FCC Chair Approves Tiered Pricing For Broadband
Federal Communications Commission (FCC) chairman Julius Genachowski said Tuesday that he supports tiered broadband internet plans, a growing trend that he claims could be “healthy and beneficial” for broadband and high-tech industries. Streaming services such as Netflix do not agree, reports Washington Post´s Cecilia Kang.
Cable service providers and wireless carriers are revising their billing practices to charge users based on how much data they use and moving away from unlimited data plans. Users, they say, congest networks with their heavy use of internet services, especially wireless services which are growing dramatically.
Calling tiered pricing “healthy and beneficial,” Genachowski claims, “Business model innovation is very important. There was a point of view a couple years ago that there was only one permissible pricing model for broadband. I didn´t agree.”
This is not the first time the FCC has visited this issue, writes Wendy Davis from Media Post. In late 2010, the FCC voted to enact neutrality rules. Genachowski endorsed usage-based pricing, and the FCC´s neutrality order itself repeats that view.
“Prohibiting tiered or usage-based pricing and requiring all subscribers to pay the same amount for broadband service, regardless of the performance or usage of the service, would force lighter end users of the network to subsidize heavier end users,” the order states.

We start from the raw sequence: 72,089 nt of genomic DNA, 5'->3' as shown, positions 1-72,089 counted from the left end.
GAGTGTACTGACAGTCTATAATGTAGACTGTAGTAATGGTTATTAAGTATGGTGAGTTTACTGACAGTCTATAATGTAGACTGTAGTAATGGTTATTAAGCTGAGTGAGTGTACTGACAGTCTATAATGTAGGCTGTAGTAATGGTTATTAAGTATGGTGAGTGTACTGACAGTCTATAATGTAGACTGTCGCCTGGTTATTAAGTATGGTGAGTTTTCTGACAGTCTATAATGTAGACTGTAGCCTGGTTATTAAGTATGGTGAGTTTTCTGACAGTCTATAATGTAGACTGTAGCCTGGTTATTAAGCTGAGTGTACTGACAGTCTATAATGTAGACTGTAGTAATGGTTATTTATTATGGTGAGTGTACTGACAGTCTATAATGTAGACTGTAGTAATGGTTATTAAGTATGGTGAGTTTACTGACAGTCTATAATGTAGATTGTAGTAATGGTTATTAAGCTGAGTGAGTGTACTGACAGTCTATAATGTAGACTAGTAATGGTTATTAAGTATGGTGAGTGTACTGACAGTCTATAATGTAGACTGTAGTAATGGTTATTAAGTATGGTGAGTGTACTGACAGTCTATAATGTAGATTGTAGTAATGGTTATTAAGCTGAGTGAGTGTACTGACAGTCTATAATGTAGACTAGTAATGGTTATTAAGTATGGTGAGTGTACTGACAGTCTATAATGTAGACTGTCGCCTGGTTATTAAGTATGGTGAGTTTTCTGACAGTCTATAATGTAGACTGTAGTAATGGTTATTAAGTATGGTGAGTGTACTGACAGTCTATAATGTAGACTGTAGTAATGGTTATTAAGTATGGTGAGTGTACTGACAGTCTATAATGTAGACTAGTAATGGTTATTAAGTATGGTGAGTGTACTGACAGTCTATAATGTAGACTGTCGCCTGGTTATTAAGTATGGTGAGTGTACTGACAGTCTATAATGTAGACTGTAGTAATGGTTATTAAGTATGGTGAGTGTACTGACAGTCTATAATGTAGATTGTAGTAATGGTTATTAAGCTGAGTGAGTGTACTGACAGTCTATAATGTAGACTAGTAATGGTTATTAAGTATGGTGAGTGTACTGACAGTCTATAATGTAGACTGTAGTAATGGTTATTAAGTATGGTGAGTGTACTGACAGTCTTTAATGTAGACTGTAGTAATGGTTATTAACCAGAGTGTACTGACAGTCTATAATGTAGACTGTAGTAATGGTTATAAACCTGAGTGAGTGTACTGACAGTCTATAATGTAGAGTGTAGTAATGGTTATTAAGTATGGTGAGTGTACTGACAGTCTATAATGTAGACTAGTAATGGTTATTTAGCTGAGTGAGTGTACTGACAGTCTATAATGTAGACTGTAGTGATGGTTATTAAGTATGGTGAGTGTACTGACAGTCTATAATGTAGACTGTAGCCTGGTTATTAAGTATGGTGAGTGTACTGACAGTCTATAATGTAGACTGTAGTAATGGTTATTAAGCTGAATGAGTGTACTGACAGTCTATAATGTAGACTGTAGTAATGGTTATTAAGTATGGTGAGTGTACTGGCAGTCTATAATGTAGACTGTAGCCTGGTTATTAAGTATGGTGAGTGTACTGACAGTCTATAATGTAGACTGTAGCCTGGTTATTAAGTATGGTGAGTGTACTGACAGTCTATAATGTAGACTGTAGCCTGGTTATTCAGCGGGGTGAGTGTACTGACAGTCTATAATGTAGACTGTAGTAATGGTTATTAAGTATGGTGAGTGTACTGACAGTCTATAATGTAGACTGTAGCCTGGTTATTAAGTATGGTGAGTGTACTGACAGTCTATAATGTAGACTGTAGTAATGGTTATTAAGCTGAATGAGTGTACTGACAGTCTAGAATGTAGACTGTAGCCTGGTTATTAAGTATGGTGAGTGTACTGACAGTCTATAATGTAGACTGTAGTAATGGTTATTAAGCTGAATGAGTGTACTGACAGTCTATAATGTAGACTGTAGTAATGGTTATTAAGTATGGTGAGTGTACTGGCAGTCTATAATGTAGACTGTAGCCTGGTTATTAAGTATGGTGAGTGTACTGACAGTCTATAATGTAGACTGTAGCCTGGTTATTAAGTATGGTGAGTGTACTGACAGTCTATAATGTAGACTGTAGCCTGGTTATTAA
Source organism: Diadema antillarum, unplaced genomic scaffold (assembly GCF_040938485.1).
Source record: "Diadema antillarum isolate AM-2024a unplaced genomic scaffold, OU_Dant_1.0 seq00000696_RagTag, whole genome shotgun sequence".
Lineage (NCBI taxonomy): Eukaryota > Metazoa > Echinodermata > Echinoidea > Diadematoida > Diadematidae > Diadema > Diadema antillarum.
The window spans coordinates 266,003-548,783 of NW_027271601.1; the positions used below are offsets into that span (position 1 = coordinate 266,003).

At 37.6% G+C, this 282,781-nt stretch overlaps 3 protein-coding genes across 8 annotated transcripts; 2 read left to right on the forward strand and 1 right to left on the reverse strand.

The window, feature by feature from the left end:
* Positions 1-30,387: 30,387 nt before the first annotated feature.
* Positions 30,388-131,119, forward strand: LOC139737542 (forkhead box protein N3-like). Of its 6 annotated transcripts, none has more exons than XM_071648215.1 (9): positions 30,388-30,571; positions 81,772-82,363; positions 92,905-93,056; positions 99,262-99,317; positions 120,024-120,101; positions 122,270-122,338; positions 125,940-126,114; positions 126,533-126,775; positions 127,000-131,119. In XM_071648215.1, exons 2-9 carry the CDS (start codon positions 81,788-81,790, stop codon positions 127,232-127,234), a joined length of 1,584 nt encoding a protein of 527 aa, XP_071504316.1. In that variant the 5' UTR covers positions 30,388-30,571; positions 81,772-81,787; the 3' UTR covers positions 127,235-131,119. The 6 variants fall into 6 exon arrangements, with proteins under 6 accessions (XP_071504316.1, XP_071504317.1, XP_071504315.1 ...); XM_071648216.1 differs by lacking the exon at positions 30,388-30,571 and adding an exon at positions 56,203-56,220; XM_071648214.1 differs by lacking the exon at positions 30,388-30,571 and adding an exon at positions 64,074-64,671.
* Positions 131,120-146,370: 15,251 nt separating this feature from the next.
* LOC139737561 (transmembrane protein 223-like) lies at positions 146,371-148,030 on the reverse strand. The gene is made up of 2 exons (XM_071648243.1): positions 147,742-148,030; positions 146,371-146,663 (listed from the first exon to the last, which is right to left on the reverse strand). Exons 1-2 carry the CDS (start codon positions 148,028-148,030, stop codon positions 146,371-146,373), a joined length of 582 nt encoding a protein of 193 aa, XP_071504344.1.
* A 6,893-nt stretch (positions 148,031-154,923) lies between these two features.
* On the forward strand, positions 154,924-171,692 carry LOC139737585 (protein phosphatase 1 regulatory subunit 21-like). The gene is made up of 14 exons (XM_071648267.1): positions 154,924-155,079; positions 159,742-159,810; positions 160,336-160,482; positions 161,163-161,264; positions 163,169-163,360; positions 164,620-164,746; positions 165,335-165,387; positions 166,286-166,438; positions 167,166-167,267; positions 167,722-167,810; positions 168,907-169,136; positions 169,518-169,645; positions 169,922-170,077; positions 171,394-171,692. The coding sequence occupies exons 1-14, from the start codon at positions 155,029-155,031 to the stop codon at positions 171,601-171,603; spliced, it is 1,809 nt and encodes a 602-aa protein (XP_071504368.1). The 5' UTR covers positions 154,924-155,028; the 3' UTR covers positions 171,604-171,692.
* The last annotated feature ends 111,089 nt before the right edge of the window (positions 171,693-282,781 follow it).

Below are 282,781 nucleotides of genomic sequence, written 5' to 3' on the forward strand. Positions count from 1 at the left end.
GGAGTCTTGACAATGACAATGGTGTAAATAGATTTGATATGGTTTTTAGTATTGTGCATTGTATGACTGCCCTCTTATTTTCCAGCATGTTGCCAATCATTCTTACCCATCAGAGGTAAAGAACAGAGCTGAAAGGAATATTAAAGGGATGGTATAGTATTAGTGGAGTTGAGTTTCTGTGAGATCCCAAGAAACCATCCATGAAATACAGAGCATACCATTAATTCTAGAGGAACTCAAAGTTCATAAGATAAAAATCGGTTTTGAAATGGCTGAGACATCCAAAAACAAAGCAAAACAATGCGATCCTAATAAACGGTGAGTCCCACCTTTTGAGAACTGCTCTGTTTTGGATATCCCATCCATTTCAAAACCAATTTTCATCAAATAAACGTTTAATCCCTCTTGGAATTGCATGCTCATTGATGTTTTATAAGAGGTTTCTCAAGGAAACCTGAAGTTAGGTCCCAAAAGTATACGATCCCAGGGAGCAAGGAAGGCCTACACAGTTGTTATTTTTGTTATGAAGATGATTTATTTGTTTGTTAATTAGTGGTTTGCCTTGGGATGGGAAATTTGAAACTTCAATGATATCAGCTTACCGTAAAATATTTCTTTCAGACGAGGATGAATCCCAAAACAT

Netflix CEO Reed Hastings has publicly criticized the practice, saying users would be punished for watching streaming video services, for example, that tip them over their monthly limits. Hastings has also decried how cable provider Comcast isn´t counting video use of its own XFinity services against data plans, putting Netflix at an unfair disadvantage, Hastings has said.
Comcast counters that its Xfinity for Xbox app isn´t transmitting data over the public internet, which enables it to treat Xbox data differently than other web streams, reports Reuters reporter Yinka Adegoke. Consumer advocates wish the FCC chief had taken on Comcast about its Xbox plans, rather than give a stamp of approval to usage-based billing.
The FCC´s reaction also drew sharp criticism from public interest groups long concerned with cable companies´ handling of broadband pricing. “Broadband providers should be free to try different pricing strategies,” said Free Press Policy Director Matt Wood.
“But the FCC´s apparent endorsement of these plans only makes sense in a world with real broadband competition. Unfortunately, the wireline broadband market is at best a duopoly and is trending toward a cable monopoly.”
Harold Feld, legal director for Public Knowledge, said in a statement, “We still do not know how the caps are set, how they are evaluated and how they affect consumer. Also unanswered is the question what counts against the cap and what doesn´t. Companies should not be able to exempt their content from the cap while counting the same type of content supplied by others.”
Time Warner Cable, the second-largest cable company, launched a trial of usage-based pricing in 2009. It was halted after negative feedback from consumer groups.